Historic England wants the public to add their own photographs of two Huddersfield parks to its archive to help tell the story of their heritage and history.

Historic England holds thousands of images of parks and gardens across England including a collection of public park postcards from the Nigel Temple Collection.

The organisation has released images of postcards of both Greenhead Park and Beaumont Park and want local people to take their own pictures from the exact same spot the next time they visit.

These pictures can then be uploaded to the Missing Pieces Project website, helping create a historical record.

Rachel Prothero, Historic England’s head of content, said: “The Nigel Temple Collection of postcards gives us a wonderful snapshot of a moment past in some of the beautiful parks and gardens to be found across the country.

“We’d love for people to add their photographs of the same locations so we can see how these cherished landscapes look today and add to their story.”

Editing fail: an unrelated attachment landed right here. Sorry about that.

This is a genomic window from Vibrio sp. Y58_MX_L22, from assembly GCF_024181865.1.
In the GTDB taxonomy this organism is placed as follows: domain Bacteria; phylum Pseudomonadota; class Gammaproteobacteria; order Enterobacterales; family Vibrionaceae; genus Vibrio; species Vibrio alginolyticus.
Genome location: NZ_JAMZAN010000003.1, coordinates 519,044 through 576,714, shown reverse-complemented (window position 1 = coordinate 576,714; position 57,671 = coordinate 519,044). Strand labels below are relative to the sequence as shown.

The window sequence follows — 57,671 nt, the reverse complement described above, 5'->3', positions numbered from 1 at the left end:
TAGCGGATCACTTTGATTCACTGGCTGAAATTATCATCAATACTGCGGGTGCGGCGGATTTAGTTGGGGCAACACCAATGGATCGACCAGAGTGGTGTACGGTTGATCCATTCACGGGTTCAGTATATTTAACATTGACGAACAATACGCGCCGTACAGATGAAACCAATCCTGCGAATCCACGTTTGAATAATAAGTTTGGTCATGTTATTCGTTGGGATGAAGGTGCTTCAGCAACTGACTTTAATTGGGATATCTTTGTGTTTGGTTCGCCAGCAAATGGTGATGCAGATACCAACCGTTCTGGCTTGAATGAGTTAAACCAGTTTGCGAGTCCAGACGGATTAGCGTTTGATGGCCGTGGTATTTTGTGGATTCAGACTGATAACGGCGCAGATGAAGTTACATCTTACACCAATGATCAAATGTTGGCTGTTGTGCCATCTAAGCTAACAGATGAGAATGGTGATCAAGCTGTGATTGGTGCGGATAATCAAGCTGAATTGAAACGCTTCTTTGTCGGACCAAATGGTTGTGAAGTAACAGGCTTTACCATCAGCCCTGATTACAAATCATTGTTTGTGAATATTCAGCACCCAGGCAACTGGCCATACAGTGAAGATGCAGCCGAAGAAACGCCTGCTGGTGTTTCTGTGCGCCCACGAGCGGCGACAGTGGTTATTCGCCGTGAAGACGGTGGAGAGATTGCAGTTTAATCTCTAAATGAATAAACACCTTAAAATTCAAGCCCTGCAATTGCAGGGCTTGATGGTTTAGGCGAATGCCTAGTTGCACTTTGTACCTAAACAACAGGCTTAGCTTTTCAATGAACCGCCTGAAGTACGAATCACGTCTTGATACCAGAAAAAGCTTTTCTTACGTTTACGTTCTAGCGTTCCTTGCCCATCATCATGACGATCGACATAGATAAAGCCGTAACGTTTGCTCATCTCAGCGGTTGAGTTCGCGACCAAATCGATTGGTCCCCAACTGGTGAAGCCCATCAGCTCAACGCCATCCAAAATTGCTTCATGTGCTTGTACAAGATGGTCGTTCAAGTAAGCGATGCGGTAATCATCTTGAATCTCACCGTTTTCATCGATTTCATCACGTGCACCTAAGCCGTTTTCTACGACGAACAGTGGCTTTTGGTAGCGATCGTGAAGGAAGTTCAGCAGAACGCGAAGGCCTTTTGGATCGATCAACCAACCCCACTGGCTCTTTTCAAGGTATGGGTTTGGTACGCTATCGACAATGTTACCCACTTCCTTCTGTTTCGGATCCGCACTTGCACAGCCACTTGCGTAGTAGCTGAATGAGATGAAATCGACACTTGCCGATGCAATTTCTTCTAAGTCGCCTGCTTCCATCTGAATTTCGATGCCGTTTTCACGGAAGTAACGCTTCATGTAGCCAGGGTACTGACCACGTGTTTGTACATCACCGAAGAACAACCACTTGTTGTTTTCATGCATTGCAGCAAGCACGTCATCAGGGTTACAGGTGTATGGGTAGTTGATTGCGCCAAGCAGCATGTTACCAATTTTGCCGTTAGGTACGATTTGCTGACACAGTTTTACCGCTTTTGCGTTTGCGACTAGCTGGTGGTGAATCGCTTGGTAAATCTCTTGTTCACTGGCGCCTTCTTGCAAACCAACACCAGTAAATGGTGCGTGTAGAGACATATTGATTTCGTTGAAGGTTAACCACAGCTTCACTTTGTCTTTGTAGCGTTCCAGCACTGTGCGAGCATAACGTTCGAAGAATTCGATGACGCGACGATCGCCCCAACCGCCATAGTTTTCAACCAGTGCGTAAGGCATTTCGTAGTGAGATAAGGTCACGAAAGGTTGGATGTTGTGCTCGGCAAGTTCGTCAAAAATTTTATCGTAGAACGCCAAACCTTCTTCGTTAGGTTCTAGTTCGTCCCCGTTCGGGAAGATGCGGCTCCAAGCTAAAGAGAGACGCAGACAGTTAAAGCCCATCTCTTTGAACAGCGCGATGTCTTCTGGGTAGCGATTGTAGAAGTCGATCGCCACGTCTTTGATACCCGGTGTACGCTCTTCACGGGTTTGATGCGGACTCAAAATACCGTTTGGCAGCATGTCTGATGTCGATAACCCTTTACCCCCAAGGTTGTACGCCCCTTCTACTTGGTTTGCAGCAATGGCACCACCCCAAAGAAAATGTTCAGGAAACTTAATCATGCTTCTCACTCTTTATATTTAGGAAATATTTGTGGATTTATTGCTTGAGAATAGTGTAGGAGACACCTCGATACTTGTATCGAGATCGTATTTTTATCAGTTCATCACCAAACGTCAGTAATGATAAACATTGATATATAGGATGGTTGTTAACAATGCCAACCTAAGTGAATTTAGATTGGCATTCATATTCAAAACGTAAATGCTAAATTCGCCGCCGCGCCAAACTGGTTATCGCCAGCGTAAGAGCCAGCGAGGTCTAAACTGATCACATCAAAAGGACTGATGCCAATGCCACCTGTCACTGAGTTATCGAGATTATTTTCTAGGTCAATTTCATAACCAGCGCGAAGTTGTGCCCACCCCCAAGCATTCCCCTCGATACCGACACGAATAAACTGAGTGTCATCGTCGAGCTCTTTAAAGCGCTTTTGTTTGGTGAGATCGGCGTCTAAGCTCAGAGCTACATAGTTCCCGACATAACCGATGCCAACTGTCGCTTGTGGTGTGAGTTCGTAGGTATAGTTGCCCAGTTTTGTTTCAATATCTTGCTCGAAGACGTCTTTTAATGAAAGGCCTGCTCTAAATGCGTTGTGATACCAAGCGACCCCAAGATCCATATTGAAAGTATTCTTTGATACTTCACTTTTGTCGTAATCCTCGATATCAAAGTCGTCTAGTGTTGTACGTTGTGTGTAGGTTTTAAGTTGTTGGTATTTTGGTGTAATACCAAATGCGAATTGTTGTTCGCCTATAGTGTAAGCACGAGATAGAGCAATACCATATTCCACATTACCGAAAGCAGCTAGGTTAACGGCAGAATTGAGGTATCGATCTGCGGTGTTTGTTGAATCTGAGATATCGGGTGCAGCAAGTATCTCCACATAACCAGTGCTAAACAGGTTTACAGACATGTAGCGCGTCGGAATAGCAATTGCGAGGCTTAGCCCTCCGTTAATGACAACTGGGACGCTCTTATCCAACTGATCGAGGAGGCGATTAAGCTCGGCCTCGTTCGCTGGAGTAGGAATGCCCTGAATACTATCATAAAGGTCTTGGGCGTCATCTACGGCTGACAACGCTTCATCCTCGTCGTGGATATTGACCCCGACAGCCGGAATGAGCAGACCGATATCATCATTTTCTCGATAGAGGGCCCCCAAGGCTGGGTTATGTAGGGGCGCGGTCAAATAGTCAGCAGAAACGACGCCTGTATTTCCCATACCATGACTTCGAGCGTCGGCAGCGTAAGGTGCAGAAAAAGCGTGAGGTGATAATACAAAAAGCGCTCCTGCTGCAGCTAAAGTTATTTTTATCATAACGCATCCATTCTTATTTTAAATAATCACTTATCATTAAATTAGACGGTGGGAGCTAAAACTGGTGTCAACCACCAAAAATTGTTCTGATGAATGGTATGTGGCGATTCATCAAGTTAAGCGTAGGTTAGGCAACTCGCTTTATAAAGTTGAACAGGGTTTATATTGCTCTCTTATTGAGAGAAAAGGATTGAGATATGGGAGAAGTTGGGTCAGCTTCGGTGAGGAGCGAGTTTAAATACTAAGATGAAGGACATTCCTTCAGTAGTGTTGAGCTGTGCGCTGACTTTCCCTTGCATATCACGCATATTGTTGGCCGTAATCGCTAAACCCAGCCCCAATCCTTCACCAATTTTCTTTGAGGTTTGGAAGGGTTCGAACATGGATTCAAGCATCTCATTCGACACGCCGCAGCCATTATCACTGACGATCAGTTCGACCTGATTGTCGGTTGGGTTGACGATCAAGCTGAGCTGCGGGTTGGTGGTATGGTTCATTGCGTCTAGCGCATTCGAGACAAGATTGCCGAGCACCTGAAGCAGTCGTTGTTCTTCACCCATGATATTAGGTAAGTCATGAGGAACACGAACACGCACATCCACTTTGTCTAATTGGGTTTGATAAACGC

What to do:

  1. Find a location near you on the map HERE – both Greenhead Park and Beaumont Park are there.
  2. Click on the location marker to find a link to the Parks and Gardens Register entry, including a postcard from the Nigel Temple Collection.
  3. Take a photo of the same view the next time you visit.
  4. Upload it to the Missing Pieces Project and add your unique piece of the picture.

Nigel Temple, who died in 2003, was an artist, postcard collector and an authority on garden design. His large collection of postcards is a unique and special archive.

The collection consists of seven series, the largest and most important of which is the collection of postcards showing public parks and gardens.

You don’t just have to add a photograph of the same location, however. You could add photos taken anywhere in the parks. Drawings, audio, film and text are also accepted.

Rachel added: “Everything you add is an important piece of the picture. And the more pieces of the picture we have, the better we can celebrate and protect what makes these places special.”

Historic England’s Register of Parks and Gardens of Special Historic Interest in England was established in 1983 and now features over 1,700 sites.